15. Imamura, F. and Dang Van To “Flood and typhoon disasters in Viet Nam in the half century since 1950,” Natural Hazards, 1997, 15(1): 71–87.CrossRefGoogle Scholar
  16. Kellogg Brown and Root Pty Ltd. North Vam Nao Water Control Project II – Integrated water management plan, Final main report, Parkside, South Australia, 2005.Google Scholar
  17. King, N. and Horrocks, C. Interviews in qualitative research, California: Sage Publications, 2010.Google Scholar
  18. Le Anh Tuan, Chu Thai Hoanh, Miller, F., and Bach Tan Sinh “Floods and salinity management in the Mekong Delta” in Tran Thanh Be, Bach Tan Sinh, and Miller, F., eds., Challenges to sustainable development in the Mekong Delta: Regional and national policy issues and research need, Bangkok: SUMERNET, 2007, 15–68.Google Scholar
  19. Le Thi Viet Hoa, Shigeko, H., Nguyen Huu Nhan, and Tran Thanh Cong “Infrastructure effects on floods in the Mekong River Delta in Vietnam,” Hydrological Processes, 2008, 22(9), 1359–1372.CrossRefGoogle Scholar
  20. Liamputtong, P. Qualitative research methods, Victoria: Oxford University Press, 2013.Google Scholar
  21. Miller, F. “Seeing ‘water blindness’ – Water control in agricultural intensification and environmental change in the Mekong Delta, Vietnam” in Connell, J. and Waddell, E., eds., Environment, development and change in rural Asia – Pacific between local and global, New York: Routledge, 2007, 186–207.Google Scholar
  22. Narayanasamy, N. Participatory rural appraisal: Principles, methods and application, California: Sage Publications, 2009.Google Scholar
  23. Neuman, L. Social research methods – Qualitative and quantitative approaches, Massachusetts: Pearson Education Inc, 2011.Google Scholar
  24. Nguyen Thi Phuong Loan. Legal framework of the water sector in Vietnam, University of Bonn: Centre for Development Research, 2010.Google Scholar
  25. Nguyen Van Sanh, Vo Tong Xuan, and Tran An Phong “History and future of farming systems in the Mekong Delta” in Vo Tong Xuan and Matsui, S., eds., Development of farming systems in the Mekong Delta of Vietnam, Ho Chi Minh City: Ho Chi Minh City Publishing House, 1998, 16–80.Google Scholar
  26. Nguyen Xuan Vinh and Wyatt, A. B. Situation analysis: Plain of Reeds, Vietnam, Vientiane, Lao PDR: Mekong Wetlands Biodiversity Conservation and Sustainable Use Programme, 2006.Google Scholar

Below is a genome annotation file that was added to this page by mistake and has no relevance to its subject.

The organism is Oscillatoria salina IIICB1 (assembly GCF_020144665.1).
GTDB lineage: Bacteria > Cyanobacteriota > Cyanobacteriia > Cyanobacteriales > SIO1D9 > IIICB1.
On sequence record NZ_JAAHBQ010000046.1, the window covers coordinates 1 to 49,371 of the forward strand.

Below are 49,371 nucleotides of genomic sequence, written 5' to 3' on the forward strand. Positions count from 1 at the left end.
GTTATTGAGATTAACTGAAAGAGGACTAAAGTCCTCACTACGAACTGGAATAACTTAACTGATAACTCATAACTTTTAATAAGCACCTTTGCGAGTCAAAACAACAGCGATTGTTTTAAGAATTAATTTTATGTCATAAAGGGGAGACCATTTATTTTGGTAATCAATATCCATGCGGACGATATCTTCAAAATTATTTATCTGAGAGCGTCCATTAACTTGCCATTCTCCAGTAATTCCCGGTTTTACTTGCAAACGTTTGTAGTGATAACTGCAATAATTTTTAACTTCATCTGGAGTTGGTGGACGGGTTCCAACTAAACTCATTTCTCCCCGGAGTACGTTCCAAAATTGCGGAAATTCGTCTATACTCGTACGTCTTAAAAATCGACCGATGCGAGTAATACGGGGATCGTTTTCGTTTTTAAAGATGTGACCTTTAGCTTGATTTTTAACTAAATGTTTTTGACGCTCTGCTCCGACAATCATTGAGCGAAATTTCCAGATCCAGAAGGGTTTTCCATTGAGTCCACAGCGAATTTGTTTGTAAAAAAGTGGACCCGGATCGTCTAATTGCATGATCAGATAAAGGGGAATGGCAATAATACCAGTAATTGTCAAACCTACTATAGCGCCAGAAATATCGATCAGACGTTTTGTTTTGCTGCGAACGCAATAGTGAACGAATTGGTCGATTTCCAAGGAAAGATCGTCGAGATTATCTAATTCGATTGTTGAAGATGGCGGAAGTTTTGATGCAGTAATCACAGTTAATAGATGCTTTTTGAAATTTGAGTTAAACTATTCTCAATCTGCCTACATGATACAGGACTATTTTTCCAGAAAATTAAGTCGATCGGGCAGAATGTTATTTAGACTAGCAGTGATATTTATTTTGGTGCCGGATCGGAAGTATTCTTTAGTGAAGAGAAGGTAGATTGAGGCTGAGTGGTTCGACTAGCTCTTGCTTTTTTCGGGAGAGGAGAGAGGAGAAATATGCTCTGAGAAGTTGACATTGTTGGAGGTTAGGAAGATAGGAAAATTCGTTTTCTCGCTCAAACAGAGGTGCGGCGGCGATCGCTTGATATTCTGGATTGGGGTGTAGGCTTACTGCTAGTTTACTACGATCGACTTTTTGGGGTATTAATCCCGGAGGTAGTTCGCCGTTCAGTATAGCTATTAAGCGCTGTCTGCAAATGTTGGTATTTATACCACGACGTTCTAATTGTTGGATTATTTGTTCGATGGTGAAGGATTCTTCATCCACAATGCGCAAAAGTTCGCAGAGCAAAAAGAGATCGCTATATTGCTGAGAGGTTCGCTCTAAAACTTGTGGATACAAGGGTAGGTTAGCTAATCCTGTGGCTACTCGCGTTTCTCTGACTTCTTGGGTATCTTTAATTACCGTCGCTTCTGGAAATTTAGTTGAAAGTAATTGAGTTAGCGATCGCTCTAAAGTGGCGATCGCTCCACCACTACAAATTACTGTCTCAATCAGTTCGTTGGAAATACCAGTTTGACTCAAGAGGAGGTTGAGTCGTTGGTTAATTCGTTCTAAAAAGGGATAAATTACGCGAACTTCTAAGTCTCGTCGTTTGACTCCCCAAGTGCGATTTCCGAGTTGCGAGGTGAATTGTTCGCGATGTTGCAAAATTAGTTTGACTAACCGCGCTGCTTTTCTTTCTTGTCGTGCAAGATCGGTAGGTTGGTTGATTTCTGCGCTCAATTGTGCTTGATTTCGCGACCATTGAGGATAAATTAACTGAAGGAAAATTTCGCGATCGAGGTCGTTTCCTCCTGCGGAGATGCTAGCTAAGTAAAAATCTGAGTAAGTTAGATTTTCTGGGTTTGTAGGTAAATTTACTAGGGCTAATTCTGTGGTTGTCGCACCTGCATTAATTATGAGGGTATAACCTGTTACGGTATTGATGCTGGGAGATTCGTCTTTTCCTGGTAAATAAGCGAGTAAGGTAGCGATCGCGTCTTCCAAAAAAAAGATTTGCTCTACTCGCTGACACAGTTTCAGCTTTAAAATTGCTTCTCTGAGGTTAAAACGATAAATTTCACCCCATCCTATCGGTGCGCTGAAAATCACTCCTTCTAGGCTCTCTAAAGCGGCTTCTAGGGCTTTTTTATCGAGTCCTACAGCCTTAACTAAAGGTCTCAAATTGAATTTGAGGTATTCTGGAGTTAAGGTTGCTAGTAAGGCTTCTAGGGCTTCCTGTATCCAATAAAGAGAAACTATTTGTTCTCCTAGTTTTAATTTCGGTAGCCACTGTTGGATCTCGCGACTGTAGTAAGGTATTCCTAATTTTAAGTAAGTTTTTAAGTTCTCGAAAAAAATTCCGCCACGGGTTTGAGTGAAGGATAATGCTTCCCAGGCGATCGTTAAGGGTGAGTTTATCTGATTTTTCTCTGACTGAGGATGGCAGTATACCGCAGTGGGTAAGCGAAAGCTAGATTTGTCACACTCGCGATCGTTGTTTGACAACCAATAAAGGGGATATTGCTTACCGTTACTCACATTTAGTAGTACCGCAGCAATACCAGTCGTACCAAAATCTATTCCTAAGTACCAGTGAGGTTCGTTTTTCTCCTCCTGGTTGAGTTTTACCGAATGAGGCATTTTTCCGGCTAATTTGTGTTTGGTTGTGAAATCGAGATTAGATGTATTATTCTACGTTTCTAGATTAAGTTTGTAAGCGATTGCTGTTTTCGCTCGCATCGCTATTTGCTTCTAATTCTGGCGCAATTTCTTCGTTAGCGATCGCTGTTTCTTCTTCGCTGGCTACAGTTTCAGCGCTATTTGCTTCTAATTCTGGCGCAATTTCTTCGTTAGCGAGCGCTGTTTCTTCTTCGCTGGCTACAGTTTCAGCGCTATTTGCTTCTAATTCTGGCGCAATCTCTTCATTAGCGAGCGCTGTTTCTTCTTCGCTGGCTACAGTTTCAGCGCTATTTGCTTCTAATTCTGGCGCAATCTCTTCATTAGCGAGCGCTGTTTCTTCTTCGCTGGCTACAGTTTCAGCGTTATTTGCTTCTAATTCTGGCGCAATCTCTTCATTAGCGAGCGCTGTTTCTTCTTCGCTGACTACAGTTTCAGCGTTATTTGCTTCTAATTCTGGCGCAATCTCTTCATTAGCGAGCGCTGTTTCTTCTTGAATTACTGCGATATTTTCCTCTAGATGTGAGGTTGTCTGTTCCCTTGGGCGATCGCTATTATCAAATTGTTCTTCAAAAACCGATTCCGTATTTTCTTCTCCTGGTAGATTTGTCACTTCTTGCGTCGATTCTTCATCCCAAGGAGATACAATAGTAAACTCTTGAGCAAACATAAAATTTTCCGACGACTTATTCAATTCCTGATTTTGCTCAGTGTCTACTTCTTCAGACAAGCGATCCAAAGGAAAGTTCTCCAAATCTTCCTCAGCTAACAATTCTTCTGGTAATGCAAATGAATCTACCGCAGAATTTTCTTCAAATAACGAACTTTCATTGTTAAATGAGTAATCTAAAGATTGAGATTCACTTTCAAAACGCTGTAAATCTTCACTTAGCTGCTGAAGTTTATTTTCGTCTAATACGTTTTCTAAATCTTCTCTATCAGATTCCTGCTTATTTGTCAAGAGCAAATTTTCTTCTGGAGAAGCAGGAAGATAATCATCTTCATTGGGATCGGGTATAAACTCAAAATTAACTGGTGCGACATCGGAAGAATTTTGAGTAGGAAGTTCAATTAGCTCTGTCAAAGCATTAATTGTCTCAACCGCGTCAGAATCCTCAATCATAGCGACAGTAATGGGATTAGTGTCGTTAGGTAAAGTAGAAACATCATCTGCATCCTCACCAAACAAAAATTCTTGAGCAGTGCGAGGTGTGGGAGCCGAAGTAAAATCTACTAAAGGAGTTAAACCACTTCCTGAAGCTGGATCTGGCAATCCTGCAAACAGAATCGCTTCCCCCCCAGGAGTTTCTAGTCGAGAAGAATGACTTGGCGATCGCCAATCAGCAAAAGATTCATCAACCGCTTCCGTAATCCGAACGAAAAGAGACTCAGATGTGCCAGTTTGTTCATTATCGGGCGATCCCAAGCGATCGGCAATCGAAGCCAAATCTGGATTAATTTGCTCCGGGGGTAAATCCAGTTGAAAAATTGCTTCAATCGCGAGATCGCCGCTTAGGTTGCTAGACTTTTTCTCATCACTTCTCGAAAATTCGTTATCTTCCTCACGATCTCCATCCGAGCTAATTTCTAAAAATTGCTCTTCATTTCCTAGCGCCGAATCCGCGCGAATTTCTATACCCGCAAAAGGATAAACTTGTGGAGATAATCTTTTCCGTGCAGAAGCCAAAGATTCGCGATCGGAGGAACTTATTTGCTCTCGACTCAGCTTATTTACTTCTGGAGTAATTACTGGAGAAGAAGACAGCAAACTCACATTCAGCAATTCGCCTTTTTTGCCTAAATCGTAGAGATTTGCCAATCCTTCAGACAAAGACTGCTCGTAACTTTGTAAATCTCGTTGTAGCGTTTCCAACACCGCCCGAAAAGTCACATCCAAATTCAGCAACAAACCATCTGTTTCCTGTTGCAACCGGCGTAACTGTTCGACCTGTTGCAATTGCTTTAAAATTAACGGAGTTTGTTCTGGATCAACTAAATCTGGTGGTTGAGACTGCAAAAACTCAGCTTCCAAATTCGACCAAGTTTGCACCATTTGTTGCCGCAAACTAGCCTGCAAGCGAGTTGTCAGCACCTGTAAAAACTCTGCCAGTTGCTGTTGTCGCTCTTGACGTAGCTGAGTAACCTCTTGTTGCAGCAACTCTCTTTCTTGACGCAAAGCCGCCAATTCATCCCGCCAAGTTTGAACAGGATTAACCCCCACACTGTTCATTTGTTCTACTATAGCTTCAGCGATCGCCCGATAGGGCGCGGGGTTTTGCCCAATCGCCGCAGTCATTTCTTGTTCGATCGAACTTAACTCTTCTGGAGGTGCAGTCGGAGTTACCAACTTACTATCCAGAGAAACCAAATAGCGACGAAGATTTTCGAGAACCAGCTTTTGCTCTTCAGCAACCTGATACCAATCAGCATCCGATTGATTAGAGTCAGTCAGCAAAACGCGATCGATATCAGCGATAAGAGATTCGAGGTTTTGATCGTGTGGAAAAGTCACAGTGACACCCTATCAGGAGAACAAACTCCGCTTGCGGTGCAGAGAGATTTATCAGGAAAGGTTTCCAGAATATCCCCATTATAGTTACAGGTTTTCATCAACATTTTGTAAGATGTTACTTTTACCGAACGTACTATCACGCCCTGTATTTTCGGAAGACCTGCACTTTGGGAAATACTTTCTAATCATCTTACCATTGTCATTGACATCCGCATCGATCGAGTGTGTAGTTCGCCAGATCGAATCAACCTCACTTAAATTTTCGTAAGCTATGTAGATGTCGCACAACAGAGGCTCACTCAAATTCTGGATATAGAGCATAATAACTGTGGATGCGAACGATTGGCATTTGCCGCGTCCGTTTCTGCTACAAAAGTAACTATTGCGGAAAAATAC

27. Pahl-Wostl, C., Nilsson, C., Gupta, J., and Tockner, K. (2011) ‘Societal learning needed to face the water challenge’, Ambio, 40(5): 549–553.CrossRefGoogle Scholar
  28. Party Committee of Thoi Hung Báo cáo kết quả thực hiện nhiệm vụ năm 2013 và chương trình công tác năm 2014 ngày 04 tháng 12 năm 2013, số 28/BC-DU [Report on mission implementation of 2013 and working agenda for 2014, dated December 04th, 2013, No. 28/BC-DU], Thoi Hung commune: Party Committee of Thoi Hung, 2013.Google Scholar
  29. Phu Xuan People’s Committee Báo cáo tình hình thực hiện nhiệm vụ phát triển kinh tế xã hội năm 2013 – Phương hướng nhiệm vụ năm 2014, số 120/BC-UBND [Report on implementation of socio-economic development in 2013 – Orientation and mission towards 2014, No. 120/BC-UNBD], Phu Xuan commune: Phu Xuan People’s Committee, 2013.Google Scholar
  30. Taylor, P. and Wright, G. “Establishing river basin organisations in Vietnam: Red River, Dong Nai River and Lower Mekong Delta,” Water Science and Technology, 2001, 43(9): 273–281.CrossRefGoogle Scholar
  31. Tran Nhu Hoi “Typical large-scale floods and inundation compartments in the Mekong Delta, Vietnam” in Vietnam Academy for Water Resources, ed. Collection of engineering and technology achievements during the fifty-year construction and development 1959–2009, Hanoi: Agriculture Publishing House, 2009, 89–110.Google Scholar
  32. Tran Nhu Hoi Impacts of dyke systems on sustainable development of the Mekong Delta of Vietnam, Ho Chi Minh City: Southern Institute of Water Resources Research (SIWRR), 2005.Google Scholar
  33. Waibel, G. State management in transition: Understanding water resources management in Vietnam, ZEF Working Paper 55, Bonn: Centre for Development Research, University of Bonn, 2010.Google Scholar
  34. Waibel, G., Benedikter, S., Reis, N., Genschick, S., Nguyen Thi Phuong Loan, Pham Cong Huu, and Tran Thanh Be “Water governance under renovation? Concepts and practices of IWRM in the Mekong Delta, Vietnam” in Renaud, F. G. and Kuenzer, C., eds., The Mekong Delta system – Interdisciplinary analyses of a river delta, Dordrecht: Springer Environmental Science and Engineering, 2012, 167–198.CrossRefGoogle Scholar
  35. World Bank Mekong Delta water resources project, IDA 31980, TF 26488, Project performance assessment report, The Socialist Republic of Vietnam, 2011.Google Scholar
  36. World Bank, DANIDA, and MONRE Vietnam environment monitor 2003, Water, Hanoi, 2003.Google Scholar

Copyright information

© The Author(s) 2019

Authors and Affiliations

  1. 1.Asia Research Institute, National University of SingaporeSingaporeSingapore
  2. 2.Department of Anthropology, School of Culture, History and Language, College of Asia PacificAustralian National UniversityCanberraAustralia

Personalised recommendations